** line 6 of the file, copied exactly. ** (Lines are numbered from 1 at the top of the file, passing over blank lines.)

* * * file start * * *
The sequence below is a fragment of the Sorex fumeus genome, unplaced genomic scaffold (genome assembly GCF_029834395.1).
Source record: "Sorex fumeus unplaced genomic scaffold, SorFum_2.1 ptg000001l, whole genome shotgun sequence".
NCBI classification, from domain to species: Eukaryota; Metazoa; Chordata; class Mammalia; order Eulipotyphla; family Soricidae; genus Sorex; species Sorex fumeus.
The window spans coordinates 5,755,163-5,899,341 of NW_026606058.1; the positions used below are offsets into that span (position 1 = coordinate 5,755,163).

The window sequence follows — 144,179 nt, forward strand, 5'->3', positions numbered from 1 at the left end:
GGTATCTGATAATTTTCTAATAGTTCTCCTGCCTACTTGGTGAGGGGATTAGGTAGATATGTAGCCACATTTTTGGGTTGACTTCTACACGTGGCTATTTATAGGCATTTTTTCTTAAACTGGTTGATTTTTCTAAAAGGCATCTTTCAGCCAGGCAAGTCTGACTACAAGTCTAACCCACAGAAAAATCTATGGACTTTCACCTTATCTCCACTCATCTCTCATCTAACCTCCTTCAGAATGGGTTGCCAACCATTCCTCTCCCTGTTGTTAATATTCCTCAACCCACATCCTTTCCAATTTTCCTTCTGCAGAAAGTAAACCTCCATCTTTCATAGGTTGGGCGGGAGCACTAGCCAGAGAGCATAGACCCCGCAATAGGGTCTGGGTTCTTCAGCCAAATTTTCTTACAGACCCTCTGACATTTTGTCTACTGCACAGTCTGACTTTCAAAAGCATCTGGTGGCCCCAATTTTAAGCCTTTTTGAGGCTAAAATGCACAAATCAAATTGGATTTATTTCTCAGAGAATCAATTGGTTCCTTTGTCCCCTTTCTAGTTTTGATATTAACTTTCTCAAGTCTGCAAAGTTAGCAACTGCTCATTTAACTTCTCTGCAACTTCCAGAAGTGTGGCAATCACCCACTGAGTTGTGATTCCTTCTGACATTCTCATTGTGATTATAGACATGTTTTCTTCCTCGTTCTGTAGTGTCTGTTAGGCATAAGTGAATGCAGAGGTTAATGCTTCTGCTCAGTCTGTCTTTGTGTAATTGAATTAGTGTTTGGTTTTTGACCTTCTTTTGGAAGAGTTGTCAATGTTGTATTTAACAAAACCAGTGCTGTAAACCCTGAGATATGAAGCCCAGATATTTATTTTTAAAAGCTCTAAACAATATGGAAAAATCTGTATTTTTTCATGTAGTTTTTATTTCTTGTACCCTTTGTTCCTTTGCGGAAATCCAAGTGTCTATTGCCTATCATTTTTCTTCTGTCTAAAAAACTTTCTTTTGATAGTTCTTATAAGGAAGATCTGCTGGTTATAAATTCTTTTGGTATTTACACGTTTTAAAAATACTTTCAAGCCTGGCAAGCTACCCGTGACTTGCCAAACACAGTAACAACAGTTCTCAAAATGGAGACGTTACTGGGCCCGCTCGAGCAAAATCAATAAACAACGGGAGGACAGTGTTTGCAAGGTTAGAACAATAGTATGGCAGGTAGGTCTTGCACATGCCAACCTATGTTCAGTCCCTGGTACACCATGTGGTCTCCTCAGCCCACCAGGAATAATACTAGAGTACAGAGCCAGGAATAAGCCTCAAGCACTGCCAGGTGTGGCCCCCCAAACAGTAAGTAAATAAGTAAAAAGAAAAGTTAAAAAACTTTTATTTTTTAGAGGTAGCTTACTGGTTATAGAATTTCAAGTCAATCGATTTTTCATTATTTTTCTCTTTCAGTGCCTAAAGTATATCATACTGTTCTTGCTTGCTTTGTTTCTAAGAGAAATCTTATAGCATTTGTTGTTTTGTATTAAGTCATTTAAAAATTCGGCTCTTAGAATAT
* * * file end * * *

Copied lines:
GGTATCTGATAATTTTCTAATAGTTCTCCTGCCTACTTGGTGAGGGGATTAGGTAGATATGTAGCCACATTTTTGGGTTGACTTCTACACGTGGCTATTTATAGGCATTTTTTCTTAAACTGGTTGATTTTTCTAAAAGGCATCTTTCAGCCAGGCAAGTCTGACTACAAGTCTAACCCACAGAAAAATCTATGGACTTTCACCTTATCTCCACTCATCTCTCATCTAACCTCCTTCAGAATGGGTTGCCAACCATTCCTCTCCCTGTTGTTAATATTCCTCAACCCACATCCTTTCCAATTTTCCTTCTGCAGAAAGTAAACCTCCATCTTTCATAGGTTGGGCGGGAGCACTAGCCAGAGAGCATAGACCCCGCAATAGGGTCTGGGTTCTTCAGCCAAATTTTCTTACAGACCCTCTGACATTTTGTCTACTGCACAGTCTGACTTTCAAAAGCATCTGGTGGCCCCAATTTTAAGCCTTTTTGAGGCTAAAATGCACAAATCAAATTGGATTTATTTCTCAGAGAATCAATTGGTTCCTTTGTCCCCTTTCTAGTTTTGATATTAACTTTCTCAAGTCTGCAAAGTTAGCAACTGCTCATTTAACTTCTCTGCAACTTCCAGAAGTGTGGCAATCACCCACTGAGTTGTGATTCCTTCTGACATTCTCATTGTGATTATAGACATGTTTTCTTCCTCGTTCTGTAGTGTCTGTTAGGCATAAGTGAATGCAGAGGTTAATGCTTCTGCTCAGTCTGTCTTTGTGTAATTGAATTAGTGTTTGGTTTTTGACCTTCTTTTGGAAGAGTTGTCAATGTTGTATTTAACAAAACCAGTGCTGTAAACCCTGAGATATGAAGCCCAGATATTTATTTTTAAAAGCTCTAAACAATATGGAAAAATCTGTATTTTTTCATGTAGTTTTTATTTCTTGTACCCTTTGTTCCTTTGCGGAAATCCAAGTGTCTATTGCCTATCATTTTTCTTCTGTCTAAAAAACTTTCTTTTGATAGTTCTTATAAGGAAGATCTGCTGGTTATAAATTCTTTTGGTATTTACACGTTTTAAAAATACTTTCAAGCCTGGCAAGCTACCCGTGACTTGCCAAACACAGTAACAACAGTTCTCAAAATGGAGACGTTACTGGGCCCGCTCGAGCAAAATCAATAAACAACGGGAGGACAGTGTTTGCAAGGTTAGAACAATAGTATGGCAGGTAGGTCTTGCACATGCCAACCTATGTTCAGTCCCTGGTACACCATGTGGTCTCCTCAGCCCACCAGGAATAATACTAGAGTACAGAGCCAGGAATAAGCCTCAAGCACTGCCAGGTGTGGCCCCCCAAACAGTAAGTAAATAAGTAAAAAGAAAAGTTAAAAAACTTTTATTTTTTAGAGGTAGCTTACTGGTTATAGAATTTCAAGTCAATCGATTTTTCATTATTTTTCTCTTTCAGTGCCTAAAGTATATCATACTGTTCTTGCTTGCTTTGTTTCTAAGAGAAATCTTATAGCATTTGTTGTTTTGTATTAAGTCATTTAAAAATTCGGCTCTTAGAATAT